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    Tai Chi Benefits People With COPD

    Graceful Exercise Increases Endurance, Balance, and Quality of Life
    WebMD Health News
    Reviewed by Louise Chang, MD

    Aug. 9, 2012 -- The gentle movements of Sun-style tai chi (SSTC) can improve the lives and boost the exercise endurance of people with chronic obstructive pulmonary disease, according to a new study by Australian researchers.

    After 12 weeks, practitioners of this form of tai chi could walk longer distances and reported better quality of life compared to those whose treatment did not include any exercise training.

    This is good news for people with COPD because it gives them more fitness choices, according to researcher Regina Wai Man Leung of Concord Repatriation General Hospital and the University of Sydney.

    "With increasing numbers of people being diagnosed with COPD, it is important to provide different options for exercise that can be tailored to suit each individual," Leung, a cardiorespiratory physiotherapist, said in a news release that accompanied the study.

    Testing Tai Chi

    Forty-two people with COPD participated in the study. Their average age was 73. Half of them received standard rehab. The others, meanwhile, attended twice-weekly, hour-long sessions of a modified version of SSTC, which was comprised of 21 exercises, or forms, as well as controlled breathing. They practiced tai chi at home for 30 minutes on days when they did not have a class.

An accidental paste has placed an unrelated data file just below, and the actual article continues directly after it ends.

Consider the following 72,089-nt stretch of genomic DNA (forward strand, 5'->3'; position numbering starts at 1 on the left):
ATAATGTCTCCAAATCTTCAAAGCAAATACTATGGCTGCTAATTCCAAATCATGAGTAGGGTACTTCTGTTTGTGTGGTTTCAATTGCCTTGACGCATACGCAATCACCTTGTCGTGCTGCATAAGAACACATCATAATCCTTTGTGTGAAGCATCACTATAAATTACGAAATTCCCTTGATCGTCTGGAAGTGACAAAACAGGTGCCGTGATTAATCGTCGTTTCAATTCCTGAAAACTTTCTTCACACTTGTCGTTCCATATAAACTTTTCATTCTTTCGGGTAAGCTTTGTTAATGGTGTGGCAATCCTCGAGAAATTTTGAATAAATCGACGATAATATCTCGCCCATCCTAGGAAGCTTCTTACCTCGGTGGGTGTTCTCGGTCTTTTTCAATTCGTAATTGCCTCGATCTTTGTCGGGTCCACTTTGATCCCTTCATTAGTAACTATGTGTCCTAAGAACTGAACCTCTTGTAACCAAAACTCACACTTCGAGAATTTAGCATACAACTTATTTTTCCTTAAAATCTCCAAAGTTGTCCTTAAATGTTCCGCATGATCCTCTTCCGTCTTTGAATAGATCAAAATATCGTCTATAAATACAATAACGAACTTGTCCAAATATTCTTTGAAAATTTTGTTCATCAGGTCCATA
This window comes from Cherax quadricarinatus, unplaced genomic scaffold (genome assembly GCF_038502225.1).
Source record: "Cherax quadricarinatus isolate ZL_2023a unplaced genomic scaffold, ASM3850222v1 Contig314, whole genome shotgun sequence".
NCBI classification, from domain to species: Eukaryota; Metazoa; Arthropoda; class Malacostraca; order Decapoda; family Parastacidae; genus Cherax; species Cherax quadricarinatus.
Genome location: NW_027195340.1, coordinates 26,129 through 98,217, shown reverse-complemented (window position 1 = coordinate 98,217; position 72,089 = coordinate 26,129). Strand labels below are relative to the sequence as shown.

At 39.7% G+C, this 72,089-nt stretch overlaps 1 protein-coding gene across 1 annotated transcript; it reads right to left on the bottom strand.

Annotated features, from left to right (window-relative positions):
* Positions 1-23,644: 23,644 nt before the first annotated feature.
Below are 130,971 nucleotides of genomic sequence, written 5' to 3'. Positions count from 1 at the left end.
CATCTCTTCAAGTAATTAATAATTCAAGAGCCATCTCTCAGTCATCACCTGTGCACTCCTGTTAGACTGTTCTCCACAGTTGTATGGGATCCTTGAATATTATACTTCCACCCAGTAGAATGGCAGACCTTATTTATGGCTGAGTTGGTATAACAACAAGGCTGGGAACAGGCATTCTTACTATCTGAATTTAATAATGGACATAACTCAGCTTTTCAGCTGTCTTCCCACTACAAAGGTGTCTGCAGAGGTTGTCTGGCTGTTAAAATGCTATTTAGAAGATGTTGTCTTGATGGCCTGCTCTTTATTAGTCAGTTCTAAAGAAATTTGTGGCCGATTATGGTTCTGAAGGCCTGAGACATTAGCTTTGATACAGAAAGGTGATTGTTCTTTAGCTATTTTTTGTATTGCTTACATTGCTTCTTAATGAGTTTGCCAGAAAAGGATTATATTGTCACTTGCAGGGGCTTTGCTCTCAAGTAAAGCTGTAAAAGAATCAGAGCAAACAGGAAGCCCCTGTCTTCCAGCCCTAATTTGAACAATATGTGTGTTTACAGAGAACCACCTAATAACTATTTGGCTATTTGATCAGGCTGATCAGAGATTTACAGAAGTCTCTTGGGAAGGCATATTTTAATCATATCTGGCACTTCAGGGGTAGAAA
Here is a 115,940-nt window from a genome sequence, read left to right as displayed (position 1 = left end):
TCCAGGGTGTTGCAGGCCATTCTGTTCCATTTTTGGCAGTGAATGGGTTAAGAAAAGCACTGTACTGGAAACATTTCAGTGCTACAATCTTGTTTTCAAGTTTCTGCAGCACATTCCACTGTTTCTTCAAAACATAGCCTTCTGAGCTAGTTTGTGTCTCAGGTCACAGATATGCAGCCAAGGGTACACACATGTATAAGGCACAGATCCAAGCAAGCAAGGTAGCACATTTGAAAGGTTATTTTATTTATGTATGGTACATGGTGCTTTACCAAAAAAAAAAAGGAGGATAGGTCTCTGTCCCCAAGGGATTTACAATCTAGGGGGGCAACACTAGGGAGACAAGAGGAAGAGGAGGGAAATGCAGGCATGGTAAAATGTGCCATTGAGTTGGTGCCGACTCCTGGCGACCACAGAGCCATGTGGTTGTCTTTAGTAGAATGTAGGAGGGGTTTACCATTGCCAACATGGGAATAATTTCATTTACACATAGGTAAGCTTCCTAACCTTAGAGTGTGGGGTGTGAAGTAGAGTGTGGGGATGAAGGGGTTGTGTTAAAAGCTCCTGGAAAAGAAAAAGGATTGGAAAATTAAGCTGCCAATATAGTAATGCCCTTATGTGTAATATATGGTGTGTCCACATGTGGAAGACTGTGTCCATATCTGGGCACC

This type of tai chi, the researchers write, is an excellent choice for their COPD patients.

    "Each form can be broken down into several movements which are easy to teach and learn. Compared to some other styles of tai chi, SSTC involves less difficult movements, such as less deep-knee bending and single-leg standing, which may make it more suitable for older people," the researchers write.

    Each of the participants underwent several tests before and after the 12-week study period. The primary test evaluated how far and for how long they were able to walk at progressively faster speeds before becoming breathless.

    The researchers also measured their balance, the strength of their quadriceps, and overall physical performance. Finally, the participants completed questionnaires to determine if they had symptoms of depression and/or anxiety and to gauge how highly they rated their quality of life.

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